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  1. Pamela Sue Anderson (ed.) (2010). New Topics in Feminist Philosophy of Religion: Resistance, Religion and Ethical-Political Relations.
  2. Pamela Sue Anderson (2008). Feminist Philosophy of Religion. In Paul Copan & Chad V. Meister (eds.), Philosophy of Religion: Classic and Contemporary Issues. Blackwell Pub..
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  3. Pamela Sue Anderson (2007). Feminist Challenges to Conceptions of God: Exploring Divine Ideals. Philosophia 35 (3-4):361-370.
    This paper presents a feminist intervention into debates concerning the relation between human subjects and a divine ideal. I turn to what Irigarayan feminists challenge as a masculine conception of ‘the God’s eye view’ of reality. This ideal functions not only in philosophy of religion, but in ethics, politics, epistemology and philosophy of science: it is given various names from ‘the competent judge’ to the ‘the ideal observer’ (IO) whose view is either from nowhere or everywhere. The question is whether, (...)
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  4. Pamela Sue Anderson (2006). Life, Death and (Inter)Subjectivity: Realism and Recognition in Continental Feminism. [REVIEW] International Journal for Philosophy of Religion 60 (1/3):41 - 59.
    I begin with the assumption that a philosophically significant tension exists today in feminist philosophy of religion between those subjects who seek to become divine and those who seek their identity in mutual recognition. My critical engagement with the ambiguous assertions of Luce Irigaray seeks to demonstrate, on the one hand, that a woman needs to recognize her own identity but, on the other hand, that each subject whether male or female must struggle in relation to the other in order (...)
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  5. Pamela Sue Anderson & Beverley Clack (eds.) (2004). Feminist Philosophy of Religion: Critical Readings. Routledge.
    Feminist philosophy of religion as a subject of study has developed in recent years because of the identification and exposure of explicit sexism in much of the traditional philosophical thinking about religion. This struggle with a discipline shaped almost exclusively by men has led feminist philosophers to redress the problematic biases of gender, race, class and sexual orientation of the subject. Anderson and Clack bring together new and key writings on the core topics and approaches to this growing field. Each (...)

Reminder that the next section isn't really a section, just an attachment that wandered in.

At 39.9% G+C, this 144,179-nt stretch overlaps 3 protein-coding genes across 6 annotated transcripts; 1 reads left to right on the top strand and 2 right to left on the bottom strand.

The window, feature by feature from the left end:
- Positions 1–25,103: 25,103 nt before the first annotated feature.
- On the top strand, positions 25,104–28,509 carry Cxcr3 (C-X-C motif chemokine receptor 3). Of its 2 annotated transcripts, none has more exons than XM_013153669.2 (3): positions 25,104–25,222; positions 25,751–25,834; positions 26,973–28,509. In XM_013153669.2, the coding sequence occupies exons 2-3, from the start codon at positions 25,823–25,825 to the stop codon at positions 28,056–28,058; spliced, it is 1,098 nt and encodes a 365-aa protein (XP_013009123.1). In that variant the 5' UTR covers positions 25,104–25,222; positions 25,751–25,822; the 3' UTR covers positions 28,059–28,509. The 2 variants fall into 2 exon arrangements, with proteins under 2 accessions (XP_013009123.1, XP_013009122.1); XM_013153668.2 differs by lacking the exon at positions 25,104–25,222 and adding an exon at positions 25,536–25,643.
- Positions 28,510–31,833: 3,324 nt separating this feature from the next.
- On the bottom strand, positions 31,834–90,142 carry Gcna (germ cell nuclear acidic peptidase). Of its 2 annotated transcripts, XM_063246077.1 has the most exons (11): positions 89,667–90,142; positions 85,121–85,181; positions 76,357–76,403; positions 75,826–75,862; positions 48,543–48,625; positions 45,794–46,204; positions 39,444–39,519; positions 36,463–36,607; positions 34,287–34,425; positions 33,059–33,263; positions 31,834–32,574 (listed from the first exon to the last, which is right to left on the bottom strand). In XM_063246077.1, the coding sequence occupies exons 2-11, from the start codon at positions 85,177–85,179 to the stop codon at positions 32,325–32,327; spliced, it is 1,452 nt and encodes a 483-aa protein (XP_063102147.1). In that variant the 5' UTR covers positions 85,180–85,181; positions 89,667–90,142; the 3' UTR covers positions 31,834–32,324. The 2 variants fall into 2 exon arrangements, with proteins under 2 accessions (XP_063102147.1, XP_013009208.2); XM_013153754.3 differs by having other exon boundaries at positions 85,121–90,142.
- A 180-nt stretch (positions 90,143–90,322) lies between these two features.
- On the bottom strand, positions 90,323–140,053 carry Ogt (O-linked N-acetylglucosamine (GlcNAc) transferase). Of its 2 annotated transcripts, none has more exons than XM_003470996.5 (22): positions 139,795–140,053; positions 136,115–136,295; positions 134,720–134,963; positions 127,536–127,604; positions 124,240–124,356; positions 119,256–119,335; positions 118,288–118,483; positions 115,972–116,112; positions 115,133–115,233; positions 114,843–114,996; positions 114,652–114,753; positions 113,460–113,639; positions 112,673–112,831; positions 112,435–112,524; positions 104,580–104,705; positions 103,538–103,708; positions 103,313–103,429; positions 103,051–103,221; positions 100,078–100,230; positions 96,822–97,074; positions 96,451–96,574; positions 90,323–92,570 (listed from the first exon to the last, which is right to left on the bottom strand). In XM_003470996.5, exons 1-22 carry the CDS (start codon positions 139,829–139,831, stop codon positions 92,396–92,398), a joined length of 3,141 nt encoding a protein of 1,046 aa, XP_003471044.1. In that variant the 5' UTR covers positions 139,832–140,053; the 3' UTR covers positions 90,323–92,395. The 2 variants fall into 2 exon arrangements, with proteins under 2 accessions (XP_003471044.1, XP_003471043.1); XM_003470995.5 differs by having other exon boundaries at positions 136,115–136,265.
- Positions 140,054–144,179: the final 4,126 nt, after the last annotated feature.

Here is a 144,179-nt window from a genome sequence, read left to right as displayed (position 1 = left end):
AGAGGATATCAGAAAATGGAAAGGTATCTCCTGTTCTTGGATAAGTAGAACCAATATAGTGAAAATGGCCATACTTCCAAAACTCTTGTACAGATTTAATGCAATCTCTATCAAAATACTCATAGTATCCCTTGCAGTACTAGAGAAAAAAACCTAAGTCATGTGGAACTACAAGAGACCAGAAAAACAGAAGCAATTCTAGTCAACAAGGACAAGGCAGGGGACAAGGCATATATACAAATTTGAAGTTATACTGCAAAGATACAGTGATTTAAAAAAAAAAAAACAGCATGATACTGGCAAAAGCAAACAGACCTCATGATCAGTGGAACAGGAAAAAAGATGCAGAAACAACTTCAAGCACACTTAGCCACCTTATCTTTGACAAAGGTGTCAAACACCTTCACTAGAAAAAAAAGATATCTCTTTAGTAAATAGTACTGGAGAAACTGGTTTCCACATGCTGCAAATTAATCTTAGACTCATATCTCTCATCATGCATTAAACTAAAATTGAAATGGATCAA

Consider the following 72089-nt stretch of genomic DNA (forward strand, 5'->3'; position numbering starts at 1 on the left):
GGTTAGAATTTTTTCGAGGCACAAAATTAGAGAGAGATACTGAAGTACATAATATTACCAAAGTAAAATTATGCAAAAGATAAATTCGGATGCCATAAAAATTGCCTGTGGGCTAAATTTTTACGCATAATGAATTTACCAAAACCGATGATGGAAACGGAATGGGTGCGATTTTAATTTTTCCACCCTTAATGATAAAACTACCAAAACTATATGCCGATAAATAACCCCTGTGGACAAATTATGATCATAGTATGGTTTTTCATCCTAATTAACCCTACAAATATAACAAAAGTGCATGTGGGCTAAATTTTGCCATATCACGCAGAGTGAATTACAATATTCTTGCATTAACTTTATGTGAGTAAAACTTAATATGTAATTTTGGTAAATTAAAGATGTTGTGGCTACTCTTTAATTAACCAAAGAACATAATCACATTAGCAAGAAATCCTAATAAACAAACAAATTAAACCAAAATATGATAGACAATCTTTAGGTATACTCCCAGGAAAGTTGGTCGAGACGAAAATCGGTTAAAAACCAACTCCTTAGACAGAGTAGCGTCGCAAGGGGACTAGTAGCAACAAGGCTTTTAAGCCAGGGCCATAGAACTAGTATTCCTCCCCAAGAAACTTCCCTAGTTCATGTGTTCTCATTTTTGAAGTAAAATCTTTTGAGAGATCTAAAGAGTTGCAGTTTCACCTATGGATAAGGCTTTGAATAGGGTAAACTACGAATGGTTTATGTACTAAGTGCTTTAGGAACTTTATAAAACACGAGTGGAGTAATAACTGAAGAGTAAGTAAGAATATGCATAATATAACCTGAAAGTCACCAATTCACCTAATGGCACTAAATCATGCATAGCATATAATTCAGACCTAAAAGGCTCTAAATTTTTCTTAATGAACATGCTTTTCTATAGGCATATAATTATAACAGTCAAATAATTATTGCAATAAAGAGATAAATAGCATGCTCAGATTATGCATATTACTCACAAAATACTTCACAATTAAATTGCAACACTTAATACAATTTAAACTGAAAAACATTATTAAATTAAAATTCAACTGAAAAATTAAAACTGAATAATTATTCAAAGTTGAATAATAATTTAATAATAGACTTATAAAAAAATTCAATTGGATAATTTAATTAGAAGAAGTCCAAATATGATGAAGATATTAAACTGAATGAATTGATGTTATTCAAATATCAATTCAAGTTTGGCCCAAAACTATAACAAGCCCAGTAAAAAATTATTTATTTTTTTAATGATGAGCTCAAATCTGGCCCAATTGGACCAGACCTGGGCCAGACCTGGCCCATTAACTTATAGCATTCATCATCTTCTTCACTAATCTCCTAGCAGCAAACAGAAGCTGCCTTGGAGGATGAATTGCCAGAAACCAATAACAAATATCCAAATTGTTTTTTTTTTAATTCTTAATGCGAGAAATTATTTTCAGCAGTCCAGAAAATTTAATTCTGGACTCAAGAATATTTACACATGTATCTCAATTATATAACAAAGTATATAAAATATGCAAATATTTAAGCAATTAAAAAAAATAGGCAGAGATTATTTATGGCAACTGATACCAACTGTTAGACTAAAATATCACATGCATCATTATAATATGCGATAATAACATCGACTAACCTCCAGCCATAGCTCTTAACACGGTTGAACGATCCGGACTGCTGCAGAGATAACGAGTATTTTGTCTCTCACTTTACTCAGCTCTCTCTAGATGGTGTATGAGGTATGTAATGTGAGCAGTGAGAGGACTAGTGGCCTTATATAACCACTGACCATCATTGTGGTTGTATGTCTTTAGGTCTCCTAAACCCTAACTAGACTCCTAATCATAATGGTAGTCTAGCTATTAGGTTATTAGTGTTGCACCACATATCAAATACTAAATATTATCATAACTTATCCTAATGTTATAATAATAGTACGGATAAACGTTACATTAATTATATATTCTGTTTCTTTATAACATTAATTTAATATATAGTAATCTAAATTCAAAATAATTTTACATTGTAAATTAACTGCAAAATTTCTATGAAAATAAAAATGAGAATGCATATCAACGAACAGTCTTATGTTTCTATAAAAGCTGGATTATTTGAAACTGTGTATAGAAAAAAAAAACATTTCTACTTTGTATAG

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  6. Harriet Baber, Feminism and Christian Ethics1 21.
    Currently a number of feminists in philosophy and religious studies as well as other academic disciplines have argued that policies, practices and doctrines assumed to be sexneutral are in fact male-biased. Thus, Rosemary Reuther, reflecting on the development of theology in the Judeo-Christian tradition suggests that the long-term exclusion of women from leadership and theological education has rendered the “official theological culture” repressive to women and dismissive of women’s experience: “To begin to take women seriously,” she notes, “will involve a (...)
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  7. Gretchen M. Baumgardt (2010). Reframing the Issues : An Ecofeminist Political Theology. In Philip J. Rossi (ed.), God, Grace, and Creation. Orbis Books.
  8. Craig Beam (2001). Becoming Divine: Towards a Feminist Philosophy of Religion Grace M. Jantzen Bloomington, IN: Indiana University Press, 1999, Viii + 296 Pp., $49.95, 24.95 Paper. [REVIEW] Dialogue 40 (03):622-.
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  9. Elizabeth M. Bucar, Grace Y. Kao & Irene Oh (2010). Sexing Comparative Ethics: Bringing Forth Feminist and Gendered Perspectives. Journal of Religious Ethics 38 (4):654-659.
    This collaborative companion piece, written as a postscript to the three preceding essays, highlights four themes in comparative religious ethics that emerge through our focus on sex and gender: language, embodiment, justice, and critique.
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  10. U. M. Cadegan & J. L. Heft (1990). Mary of Nazareth, Feminism and the Tradition. Thought 65 (2):169-189.
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  11. Urszula Chowaniec & Marzenna Jakubczak (2012). Conceptualizing Generation and Transformation in Women’s Writing. ARGUMENT 2 (1):5-15.
    The main objective of this collection of papers is to explore ideas of generation and transformation in the context of postdependency discourse as it may be traced in women’s writing published in Bengali, Polish, Czech, Russian and English. As we believe, literature does not have merely a descriptive function or a purely visionary quality but serves also as a discursive medium, which is rhetorically sophisticated, imaginatively influential and stimulates cultural dynamics. It is an essential carrier of collective memory and a (...)
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  12. Nancy Frankenberry (2001). Book Review: Grace M. Jantzen. Becoming Divine: Towards a Feminist Philosophy of Religion. Bloomington: Indiana University Press, 1999. [REVIEW] Hypatia 16 (1):98-100.
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  13. Ann Garry & Marilyn Pearsall (eds.) (1996). Women, Knowledge, and Reality: Explorations in Feminist Philosophy, 2nd Ed. Routledge.